Getting Diagnosed with an Autoimmune Disease - with Patrick Nachman, MD

This is Episode Two of "Autoimmune Disease: Pieces of the Picture," a new Chair's Corner podcast series. Dr. Ron Falk and Dr. Patrick Nachman talk about the process of getting diagnosed with an autoimmune disease and what can help people get through this. Dr. Nachman sees patients who have vasculitis and other diseases that affect the kidney; he is a Marion Stedman Covington Distinguished Professor of Medicine in the University of North Carolina Division of Nephrology.

Getting Diagnosed with an Autoimmune Disease - with Patrick Nachman, MD click to enlarge Patrick Nachman, MD

"Remember that you cannot do this alone. It’s very important to engage a confidante, a family member, a friend, a neighbor, who will walk this road with you."

- Patrick Nachman, MD

Falk: Hello, and welcome to the Chair’s Corner from the Department of Medicine at the University of North Carolina. This is our new series where we explore topics related to autoimmune disease. Our goal is to help patients and their loved ones understand and manage their condition.

In our first episode Meghan Free explained the science of autoimmunity. In today’s episode we want to talk about how autoimmune disease is diagnosed, how patients and their physicians get through the process from diagnosis to treatment to managing the autoimmune condition. I can think of no one better to answer the question of, “How do patients with autoimmune disease actually get diagnosed?” than Dr. Patrick Nachman, who is a Marion Stedman Covington Distinguished Professor of Medicine in the University of North Carolina Division of Nephrology. He sees a large number of patients with autoimmune disease each and every week of his life. Welcome, Patrick Nachman.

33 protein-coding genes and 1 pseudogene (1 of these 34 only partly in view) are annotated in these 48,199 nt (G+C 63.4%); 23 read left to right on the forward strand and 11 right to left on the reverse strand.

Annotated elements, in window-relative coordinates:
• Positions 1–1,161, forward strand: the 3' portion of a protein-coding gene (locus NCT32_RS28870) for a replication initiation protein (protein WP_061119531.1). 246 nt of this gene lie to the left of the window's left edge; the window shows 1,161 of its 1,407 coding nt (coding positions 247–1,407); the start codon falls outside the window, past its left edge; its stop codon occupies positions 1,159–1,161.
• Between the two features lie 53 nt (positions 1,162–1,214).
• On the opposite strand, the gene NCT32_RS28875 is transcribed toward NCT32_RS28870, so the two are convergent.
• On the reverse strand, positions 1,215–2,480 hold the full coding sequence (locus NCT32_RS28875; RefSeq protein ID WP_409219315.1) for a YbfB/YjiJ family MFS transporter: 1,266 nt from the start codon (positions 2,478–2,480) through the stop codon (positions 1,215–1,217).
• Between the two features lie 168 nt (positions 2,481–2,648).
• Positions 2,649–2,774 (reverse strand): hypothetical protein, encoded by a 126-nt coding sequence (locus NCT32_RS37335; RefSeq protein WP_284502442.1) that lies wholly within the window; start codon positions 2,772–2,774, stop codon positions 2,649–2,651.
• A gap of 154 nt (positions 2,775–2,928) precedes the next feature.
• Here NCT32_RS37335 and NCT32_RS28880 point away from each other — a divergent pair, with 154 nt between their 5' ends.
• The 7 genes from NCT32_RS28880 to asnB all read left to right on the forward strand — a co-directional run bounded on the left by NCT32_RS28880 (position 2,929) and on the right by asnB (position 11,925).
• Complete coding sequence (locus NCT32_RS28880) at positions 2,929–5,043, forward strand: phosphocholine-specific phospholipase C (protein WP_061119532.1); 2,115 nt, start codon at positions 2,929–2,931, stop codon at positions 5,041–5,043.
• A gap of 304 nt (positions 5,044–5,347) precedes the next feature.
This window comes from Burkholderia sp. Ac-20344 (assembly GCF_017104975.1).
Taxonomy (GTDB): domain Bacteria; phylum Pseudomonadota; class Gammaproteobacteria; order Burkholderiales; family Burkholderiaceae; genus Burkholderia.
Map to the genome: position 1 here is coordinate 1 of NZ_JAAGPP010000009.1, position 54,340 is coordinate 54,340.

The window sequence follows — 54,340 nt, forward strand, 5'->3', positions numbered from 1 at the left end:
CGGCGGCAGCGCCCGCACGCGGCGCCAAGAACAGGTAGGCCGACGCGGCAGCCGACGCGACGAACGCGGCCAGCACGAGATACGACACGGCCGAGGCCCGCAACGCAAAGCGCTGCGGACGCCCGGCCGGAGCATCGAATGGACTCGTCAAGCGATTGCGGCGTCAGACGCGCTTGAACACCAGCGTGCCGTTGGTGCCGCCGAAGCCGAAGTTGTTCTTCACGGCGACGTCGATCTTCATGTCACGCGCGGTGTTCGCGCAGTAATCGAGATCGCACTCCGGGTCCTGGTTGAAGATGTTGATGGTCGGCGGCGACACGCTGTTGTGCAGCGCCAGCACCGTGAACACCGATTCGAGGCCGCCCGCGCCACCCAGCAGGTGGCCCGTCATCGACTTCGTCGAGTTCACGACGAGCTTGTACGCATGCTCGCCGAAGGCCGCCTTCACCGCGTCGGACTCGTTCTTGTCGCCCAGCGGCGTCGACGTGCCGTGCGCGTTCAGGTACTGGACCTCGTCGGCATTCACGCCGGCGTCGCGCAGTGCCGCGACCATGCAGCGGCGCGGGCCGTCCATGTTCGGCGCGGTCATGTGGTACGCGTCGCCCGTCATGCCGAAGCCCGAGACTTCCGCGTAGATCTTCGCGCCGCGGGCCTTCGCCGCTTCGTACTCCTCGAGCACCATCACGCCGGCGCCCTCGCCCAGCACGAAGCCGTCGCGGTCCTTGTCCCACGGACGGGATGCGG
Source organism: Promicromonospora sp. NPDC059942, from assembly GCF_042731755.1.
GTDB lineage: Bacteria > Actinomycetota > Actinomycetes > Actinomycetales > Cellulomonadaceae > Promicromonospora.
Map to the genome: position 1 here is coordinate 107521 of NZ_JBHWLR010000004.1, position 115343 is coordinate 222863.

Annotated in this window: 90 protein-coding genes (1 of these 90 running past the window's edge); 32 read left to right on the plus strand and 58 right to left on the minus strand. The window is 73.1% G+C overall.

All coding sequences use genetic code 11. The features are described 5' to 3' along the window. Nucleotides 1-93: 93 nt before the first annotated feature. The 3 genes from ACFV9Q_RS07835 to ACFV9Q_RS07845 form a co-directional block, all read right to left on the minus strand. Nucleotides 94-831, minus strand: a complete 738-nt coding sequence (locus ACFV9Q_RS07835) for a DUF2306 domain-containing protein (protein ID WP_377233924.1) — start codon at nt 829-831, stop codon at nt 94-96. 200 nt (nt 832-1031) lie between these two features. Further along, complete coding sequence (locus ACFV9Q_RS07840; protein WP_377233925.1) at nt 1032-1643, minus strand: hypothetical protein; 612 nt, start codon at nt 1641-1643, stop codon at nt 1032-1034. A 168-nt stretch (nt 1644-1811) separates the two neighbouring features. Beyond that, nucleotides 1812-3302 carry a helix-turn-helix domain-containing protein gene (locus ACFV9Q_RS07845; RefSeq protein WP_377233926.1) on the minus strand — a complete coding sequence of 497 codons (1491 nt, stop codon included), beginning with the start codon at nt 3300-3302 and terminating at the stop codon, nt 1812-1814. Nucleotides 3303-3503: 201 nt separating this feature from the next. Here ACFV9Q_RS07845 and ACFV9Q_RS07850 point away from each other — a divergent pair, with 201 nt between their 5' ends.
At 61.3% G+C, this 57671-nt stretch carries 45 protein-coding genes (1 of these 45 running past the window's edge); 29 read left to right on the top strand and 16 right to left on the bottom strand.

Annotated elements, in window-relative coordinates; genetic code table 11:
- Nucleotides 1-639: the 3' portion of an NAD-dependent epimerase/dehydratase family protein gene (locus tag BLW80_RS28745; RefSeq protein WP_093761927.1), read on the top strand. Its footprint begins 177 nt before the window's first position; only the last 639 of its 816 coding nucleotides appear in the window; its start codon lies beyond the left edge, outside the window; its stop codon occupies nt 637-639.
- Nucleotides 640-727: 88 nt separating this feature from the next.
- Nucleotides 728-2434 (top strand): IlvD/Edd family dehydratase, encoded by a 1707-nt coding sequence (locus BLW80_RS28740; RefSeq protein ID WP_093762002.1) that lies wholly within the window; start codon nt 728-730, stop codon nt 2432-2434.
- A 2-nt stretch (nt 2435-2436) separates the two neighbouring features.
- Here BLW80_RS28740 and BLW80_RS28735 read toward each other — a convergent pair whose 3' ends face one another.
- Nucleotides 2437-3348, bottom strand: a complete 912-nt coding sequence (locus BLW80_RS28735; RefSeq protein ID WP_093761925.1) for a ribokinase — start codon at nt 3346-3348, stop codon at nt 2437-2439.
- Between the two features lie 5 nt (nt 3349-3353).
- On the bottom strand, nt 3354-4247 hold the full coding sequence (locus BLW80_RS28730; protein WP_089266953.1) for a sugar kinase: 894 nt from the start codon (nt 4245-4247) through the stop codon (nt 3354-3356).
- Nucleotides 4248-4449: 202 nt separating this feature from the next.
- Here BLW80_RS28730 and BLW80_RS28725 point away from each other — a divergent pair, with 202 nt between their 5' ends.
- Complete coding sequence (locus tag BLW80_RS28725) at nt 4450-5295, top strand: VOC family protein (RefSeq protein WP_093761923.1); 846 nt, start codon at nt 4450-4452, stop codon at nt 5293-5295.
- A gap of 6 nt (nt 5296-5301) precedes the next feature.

Nachman: Thank you very much for having me.

Putting the pieces together

Falk: A patient has otherwise been completely healthy, feels well, and then starts to have what are described as nonspecific feelings of, “I’m not feeling well.” They go to a doctor or a nurse practitioner, and ask the question, “What is wrong with me?” The person doesn’t have a clear diagnosis yet, and the doctor starts to suspect some sort of process that’s either an infection, or an autoimmune disease, or at times one worries about it being a cancer – how does the physician/patient interaction help with the initial possibility that a patient’s illness is an autoimmune process?

Nachman: This is actually not an easy process, and it’s not uncommon for patients to see several physicians before the diagnosis is finally made. Part of it is that, as you mentioned, the initial presentation can be nonspecific, relatively vague, or may be suggestive of common illnesses or infections, such as a sinusitis or even a urinary tract infection. I think that the story comes together when the patient and the physician recognize that there are multiple symptoms going on. At first sight or first encounter, it’s not clear that these various symptoms are related.